Find opportunities to continuously learn, coach and delegate. Doing so will set the bar high and inspire your team. As an engineering manager, you have to constantly decide which problems are the most important to focus on. Defer working on problems that you would have otherwise enjoyed solving and delegate them to others. Building other leaders should be the goal of any leader, and you have to enjoy modeling this for your team. 

 

Malvika Mathur
Engineering Manager

What was the single biggest challenge you faced during the transition from individual contributor to engineering manager?

One of the biggest challenges I’ve faced was learning to let go of my old responsibilities to accommodate my new ones — primarily to reduce (but not stop) writing code. It’s easy to lean into the work that you're comfortable doing, and I often caught myself slipping into writing code and wishing that I could be spending my day solving a problem or learning new tech. 

I soon realized that as a manager, I was now responsible for the work and growth of my team, not just my own. I had to invest my time in enabling my team to be successful, which sometimes meant holding myself back from jumping into flexing my old skills. Even after just over a year, I still need to remind myself to be mindful of my time. 

 

How did you overcome this challenge, and how has it shaped your approach to management?

The key thing that helped me navigate this challenge was identifying that I do not have to unlearn things I knew as an engineer, but add that experience to being a manager. I shifted my focus from finding solutions to asking questions around why we need a solution and how it fits into the bigger picture.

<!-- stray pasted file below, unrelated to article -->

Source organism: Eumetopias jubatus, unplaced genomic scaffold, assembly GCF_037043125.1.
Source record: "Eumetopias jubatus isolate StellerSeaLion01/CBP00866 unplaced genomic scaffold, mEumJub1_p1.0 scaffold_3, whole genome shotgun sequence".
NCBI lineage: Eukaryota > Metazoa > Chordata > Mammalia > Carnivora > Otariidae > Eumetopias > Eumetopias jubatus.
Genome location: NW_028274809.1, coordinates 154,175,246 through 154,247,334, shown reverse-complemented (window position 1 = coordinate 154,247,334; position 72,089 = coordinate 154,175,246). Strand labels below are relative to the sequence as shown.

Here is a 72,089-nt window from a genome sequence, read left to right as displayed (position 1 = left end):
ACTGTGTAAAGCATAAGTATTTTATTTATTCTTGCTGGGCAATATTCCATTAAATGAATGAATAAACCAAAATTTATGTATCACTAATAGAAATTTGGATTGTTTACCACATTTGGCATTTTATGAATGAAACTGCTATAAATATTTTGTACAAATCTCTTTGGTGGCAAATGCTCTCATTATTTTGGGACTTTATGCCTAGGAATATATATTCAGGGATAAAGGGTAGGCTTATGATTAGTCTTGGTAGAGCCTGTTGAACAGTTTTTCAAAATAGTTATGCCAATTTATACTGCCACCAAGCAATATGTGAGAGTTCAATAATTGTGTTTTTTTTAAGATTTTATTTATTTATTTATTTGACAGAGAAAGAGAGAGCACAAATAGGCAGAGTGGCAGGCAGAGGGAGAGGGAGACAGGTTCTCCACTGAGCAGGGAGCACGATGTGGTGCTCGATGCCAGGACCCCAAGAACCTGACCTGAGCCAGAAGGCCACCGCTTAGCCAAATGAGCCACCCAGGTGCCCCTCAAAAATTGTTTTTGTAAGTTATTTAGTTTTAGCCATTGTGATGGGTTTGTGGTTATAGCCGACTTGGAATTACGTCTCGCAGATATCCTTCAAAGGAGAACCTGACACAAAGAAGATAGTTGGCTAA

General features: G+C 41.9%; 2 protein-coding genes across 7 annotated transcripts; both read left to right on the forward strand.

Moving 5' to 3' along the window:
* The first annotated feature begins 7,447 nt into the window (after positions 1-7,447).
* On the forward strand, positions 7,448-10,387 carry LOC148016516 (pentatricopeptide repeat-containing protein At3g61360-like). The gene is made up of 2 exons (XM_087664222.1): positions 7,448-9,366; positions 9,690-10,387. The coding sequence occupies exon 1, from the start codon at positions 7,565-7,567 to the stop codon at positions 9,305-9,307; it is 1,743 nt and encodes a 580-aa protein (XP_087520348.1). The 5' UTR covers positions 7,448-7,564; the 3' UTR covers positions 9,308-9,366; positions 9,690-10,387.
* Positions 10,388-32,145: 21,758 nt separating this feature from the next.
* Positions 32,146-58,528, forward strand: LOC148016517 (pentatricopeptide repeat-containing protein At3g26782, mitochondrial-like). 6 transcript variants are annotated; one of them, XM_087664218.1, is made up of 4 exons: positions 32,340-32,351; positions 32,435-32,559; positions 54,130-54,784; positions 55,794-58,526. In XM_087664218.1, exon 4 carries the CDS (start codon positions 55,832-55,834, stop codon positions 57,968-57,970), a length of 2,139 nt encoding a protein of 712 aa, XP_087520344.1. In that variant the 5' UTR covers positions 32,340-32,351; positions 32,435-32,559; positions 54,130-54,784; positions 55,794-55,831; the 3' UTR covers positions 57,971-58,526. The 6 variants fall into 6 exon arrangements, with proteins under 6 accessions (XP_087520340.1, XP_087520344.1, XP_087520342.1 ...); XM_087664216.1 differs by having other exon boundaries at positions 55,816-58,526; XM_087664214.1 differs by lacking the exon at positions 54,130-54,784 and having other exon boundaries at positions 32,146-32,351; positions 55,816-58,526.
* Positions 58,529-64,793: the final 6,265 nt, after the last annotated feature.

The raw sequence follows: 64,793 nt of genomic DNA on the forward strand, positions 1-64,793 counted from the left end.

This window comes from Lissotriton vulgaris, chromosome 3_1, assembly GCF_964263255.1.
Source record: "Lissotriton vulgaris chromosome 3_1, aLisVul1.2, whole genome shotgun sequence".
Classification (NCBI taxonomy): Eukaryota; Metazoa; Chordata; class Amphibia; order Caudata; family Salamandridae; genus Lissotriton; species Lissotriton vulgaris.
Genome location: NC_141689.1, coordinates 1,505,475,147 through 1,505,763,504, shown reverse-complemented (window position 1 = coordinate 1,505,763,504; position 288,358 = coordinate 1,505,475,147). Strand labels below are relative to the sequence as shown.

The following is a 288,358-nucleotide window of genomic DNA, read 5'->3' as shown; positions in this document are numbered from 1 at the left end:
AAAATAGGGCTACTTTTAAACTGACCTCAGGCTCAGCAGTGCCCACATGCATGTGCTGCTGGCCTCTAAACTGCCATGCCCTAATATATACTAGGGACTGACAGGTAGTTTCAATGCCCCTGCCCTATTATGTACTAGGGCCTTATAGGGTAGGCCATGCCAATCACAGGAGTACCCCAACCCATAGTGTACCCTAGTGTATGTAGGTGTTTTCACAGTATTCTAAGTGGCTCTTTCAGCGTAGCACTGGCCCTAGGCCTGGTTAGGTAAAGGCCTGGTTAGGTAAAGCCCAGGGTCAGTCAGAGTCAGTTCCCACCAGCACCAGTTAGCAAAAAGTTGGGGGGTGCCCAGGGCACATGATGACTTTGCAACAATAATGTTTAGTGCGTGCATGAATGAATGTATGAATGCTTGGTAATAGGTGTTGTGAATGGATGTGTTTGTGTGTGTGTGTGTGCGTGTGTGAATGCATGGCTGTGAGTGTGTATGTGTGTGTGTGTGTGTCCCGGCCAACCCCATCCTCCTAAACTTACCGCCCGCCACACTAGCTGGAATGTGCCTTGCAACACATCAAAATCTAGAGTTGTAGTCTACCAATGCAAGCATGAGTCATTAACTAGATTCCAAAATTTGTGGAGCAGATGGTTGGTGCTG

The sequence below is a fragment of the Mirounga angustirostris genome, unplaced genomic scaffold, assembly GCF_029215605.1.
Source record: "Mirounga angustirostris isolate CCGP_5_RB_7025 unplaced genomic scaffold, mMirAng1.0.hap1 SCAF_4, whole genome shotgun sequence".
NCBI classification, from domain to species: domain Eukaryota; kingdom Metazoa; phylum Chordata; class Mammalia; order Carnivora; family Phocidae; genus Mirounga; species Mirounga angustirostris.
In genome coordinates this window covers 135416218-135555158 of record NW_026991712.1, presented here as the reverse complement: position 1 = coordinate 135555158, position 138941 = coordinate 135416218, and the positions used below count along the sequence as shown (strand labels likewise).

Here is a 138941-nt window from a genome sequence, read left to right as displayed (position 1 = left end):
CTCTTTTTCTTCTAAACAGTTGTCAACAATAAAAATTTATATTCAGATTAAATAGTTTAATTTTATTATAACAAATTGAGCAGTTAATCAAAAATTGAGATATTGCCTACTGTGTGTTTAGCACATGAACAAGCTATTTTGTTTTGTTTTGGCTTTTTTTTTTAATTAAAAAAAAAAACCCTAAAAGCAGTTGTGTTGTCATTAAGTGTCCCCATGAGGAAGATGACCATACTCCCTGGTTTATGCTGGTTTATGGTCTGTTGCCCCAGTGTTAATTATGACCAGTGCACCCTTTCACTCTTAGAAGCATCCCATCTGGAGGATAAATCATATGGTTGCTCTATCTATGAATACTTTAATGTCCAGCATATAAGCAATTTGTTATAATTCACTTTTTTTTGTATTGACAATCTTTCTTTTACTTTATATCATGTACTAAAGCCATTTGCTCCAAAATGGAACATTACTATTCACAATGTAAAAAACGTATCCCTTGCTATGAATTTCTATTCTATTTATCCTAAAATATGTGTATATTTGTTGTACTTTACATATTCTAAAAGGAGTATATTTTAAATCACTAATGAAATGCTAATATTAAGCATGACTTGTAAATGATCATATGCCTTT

I have learned to lean on my team for technical decisions. I spent time understanding the strengths of the individuals on the team and how they work together as a unit, which has led to us having a healthy rapport. That, along with being transparent about priorities and work timelines and working with them to find new solutions has helped build a team dynamic that allows me to get the time I need to fulfill my managerial responsibilities. 

 

Whats the most important piece of advice youd give to someone who is transitioning into their first engineering manager role, and why?

The main thing I'd like to share with anyone who is starting off on this path is to build trust with your team. It is very important to spend time getting to know the motivations and interests of the people who you will be working with for the majority of your time. Recognizing these qualities at an individual level will help you figure out what each person brings to the table.

Another crucial thing to building trust is to exhibit empathy for the team and to listen to their problems. Your team is also your stakeholder and you have a vested interest in their success — so make time to invest in them!